A state-of-the art arena, NBA-hungry fans and the prospect of breaking new ground in Oklahoma was something that could not be ignored. After then-Seattle Sonics owner Howard Schultz failed to secure a new arena for his team in the Pacific Northwest, he sold them to Oklahoma City businessmen intent on ripping the Sonics from their historical home without a second thought.

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Talkbacks

brewcitypaul | Oct. 11, 2012 at 7:43 p.m. (report)

To follow up, I do believe the Bucks have a few very nice young players in Brandon Jennings, Tobias Harris (breakout player this year), John Henson, Doron Lamb and even Ersan who is only 25 years old and in the first year of his new contract. We need continued development from Jennings & Ersan and we have Tobias & Henson with great breakout potential along with Doron Lamb who will be a solid pro, never a star, but he'll be in the league for awhile. So there is some high talent youth on the roster. We have a nice opportunity here with Jennings becoming a free agent (he should be resigned), Monta Ellis a free agent (he should be let go or better, traded to a contender at the deadline). We will have a little money to play with next year and this team needs to use current assets to acquire more youth & talent through draft picks. If we are not in the playoff hunt at the deadline we should be moving players like Ellis, Dalembert, Gooden, & Pryzbilla to contenders because they are all valuable players in their own right who will not contribute to the future of the Bucks. This next offseason is critical. Hammond & Skiles are in the last year of their deals so the new owner can hire his own coach & GM. We have contracts coming off the books and veteran talent to trade at the deadline. Hopefully a new owner becomes interested in purchasing them, building a new arena and invigorating this city. Gonna be tough to keep this team in Milwaukee, hopefully it happens one way or another.

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brewcitypaul | Oct. 11, 2012 at 6:17 p.m. (report)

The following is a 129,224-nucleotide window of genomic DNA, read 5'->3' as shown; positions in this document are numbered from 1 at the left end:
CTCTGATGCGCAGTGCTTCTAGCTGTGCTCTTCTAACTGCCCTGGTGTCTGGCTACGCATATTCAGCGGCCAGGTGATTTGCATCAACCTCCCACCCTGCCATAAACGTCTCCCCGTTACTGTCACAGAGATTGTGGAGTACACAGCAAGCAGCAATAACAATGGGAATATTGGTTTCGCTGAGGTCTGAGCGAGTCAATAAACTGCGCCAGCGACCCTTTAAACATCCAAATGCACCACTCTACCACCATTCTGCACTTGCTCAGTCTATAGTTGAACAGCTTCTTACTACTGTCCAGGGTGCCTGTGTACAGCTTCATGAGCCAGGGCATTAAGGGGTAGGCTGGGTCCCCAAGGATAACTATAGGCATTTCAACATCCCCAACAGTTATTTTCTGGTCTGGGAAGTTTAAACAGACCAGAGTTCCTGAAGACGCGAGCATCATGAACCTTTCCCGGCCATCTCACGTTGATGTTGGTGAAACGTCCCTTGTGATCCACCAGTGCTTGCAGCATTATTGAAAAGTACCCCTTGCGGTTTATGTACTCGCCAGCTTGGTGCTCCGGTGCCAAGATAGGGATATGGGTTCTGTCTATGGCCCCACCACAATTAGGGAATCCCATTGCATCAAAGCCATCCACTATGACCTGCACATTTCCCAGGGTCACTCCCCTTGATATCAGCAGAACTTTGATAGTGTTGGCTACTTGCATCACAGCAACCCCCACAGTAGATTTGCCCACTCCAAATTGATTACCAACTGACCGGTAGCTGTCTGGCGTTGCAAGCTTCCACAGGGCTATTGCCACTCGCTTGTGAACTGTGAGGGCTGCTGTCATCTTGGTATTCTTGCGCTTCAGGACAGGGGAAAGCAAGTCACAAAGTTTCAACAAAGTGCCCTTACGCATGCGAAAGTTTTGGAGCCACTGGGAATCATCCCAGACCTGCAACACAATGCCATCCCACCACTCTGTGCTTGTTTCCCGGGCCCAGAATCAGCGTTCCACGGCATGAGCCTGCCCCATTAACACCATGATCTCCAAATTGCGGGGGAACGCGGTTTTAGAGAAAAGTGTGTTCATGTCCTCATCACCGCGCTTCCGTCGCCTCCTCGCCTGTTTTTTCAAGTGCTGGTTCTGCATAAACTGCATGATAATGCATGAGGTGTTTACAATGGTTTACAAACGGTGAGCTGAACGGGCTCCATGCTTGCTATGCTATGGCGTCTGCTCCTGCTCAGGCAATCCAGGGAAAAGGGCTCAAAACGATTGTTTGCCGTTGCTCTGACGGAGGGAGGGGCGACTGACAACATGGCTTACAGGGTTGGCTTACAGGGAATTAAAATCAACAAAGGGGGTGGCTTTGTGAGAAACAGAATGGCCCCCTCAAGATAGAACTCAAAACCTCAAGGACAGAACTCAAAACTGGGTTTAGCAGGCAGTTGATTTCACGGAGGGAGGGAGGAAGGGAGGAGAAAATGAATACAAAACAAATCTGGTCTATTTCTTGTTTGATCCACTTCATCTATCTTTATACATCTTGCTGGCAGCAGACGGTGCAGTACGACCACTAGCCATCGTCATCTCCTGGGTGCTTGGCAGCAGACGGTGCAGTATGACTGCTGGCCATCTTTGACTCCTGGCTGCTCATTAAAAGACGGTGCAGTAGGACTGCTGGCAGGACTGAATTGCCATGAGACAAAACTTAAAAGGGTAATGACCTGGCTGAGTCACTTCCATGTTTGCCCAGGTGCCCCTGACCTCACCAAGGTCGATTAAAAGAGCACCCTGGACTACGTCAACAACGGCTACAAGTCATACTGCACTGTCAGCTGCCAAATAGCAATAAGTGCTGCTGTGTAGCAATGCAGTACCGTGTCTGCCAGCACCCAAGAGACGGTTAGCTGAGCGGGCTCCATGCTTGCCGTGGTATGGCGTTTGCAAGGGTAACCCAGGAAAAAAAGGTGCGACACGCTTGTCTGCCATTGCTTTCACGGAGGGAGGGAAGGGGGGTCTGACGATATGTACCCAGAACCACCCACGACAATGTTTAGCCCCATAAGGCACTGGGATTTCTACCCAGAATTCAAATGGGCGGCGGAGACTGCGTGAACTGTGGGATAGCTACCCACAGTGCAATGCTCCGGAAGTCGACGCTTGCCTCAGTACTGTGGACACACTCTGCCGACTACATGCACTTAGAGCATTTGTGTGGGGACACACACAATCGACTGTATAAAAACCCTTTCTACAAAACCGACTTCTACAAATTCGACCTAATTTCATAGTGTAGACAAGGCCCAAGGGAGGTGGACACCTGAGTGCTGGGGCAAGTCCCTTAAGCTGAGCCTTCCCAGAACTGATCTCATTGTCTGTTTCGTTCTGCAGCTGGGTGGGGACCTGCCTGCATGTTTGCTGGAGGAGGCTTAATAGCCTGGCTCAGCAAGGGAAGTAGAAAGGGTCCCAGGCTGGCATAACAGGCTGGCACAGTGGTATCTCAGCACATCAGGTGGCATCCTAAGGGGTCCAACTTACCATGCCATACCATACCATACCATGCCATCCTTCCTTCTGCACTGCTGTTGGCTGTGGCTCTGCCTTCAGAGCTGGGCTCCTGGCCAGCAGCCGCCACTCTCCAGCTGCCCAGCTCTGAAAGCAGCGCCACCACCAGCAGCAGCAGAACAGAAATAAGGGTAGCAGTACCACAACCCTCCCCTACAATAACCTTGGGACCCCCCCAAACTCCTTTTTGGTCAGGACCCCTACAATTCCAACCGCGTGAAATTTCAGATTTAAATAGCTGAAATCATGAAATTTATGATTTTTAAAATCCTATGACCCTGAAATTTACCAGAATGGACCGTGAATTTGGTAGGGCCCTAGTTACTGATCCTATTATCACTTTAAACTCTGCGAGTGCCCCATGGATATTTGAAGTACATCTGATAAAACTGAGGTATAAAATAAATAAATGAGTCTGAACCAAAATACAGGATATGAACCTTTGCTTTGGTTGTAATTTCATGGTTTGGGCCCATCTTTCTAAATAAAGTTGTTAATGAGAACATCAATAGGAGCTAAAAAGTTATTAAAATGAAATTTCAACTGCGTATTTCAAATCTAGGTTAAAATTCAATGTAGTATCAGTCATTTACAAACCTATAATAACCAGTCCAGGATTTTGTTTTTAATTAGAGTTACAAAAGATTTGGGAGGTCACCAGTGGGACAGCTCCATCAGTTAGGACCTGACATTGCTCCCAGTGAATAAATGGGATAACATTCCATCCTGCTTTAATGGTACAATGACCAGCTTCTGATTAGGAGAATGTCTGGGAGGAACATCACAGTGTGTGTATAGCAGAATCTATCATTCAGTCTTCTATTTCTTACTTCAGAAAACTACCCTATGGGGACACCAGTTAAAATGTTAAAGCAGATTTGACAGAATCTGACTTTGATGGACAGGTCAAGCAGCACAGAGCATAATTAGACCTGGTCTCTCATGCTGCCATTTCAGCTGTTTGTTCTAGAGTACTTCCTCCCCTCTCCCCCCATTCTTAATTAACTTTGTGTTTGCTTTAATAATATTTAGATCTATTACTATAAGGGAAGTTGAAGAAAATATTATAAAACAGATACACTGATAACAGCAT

Hey Doug, Thanks for writing the article that the JS won't cover or expose it's viewers to the current situation at hand. Too bad management didn't just "bite the bullet" after we broke up the Big Three (Sam, Ray, Glenn) and fired George Karl. Pair a couple high draft picks with smart management choices and a frugal salary structure and we could've put ourselves into a position to sign a max type player to couple with a couple rising young stars. Instead we blew our wad on a $96M contract for Michael Redd and a $36M deal for Dan Gadzuric that saddled our salary structure for 6 years. Instead we keep spending money on retreads like Corey Maggette, Stephen Jackson, Richard Jefferson, John Salmons and we expect the fans to lap it up to pay good money to watch washed up veterans fight for the 8th seed. Herb Kohl has been great in only that his intentions are good. He has kept the team in Milwaukee and he has spent money, but outside the Big Three era we've never caught lightning in a bottle except for half a season two years ago with Fear The Deer. If and when Milwaukee faces outside interest and a possibility of moving, I don't know....actually I know we won't get the same public support that Seattle put out (parades, petitions, films, rallies) to try and keep their team in Milwaukee. Hopefully a new owner can swoop in (Attanasio?) and see that what he did with the Brewers can be done to the Bucks. This city loves basketball, but we want it built the right way. Give us some young stars we can get behind and watch grow. Don't they remember that's how we won last time? Glenn was #1 pick and Ray was acquired with a #5 pick (Marbury). Give the fans exciting young stars and we will still come out. Too bad it's almost too late.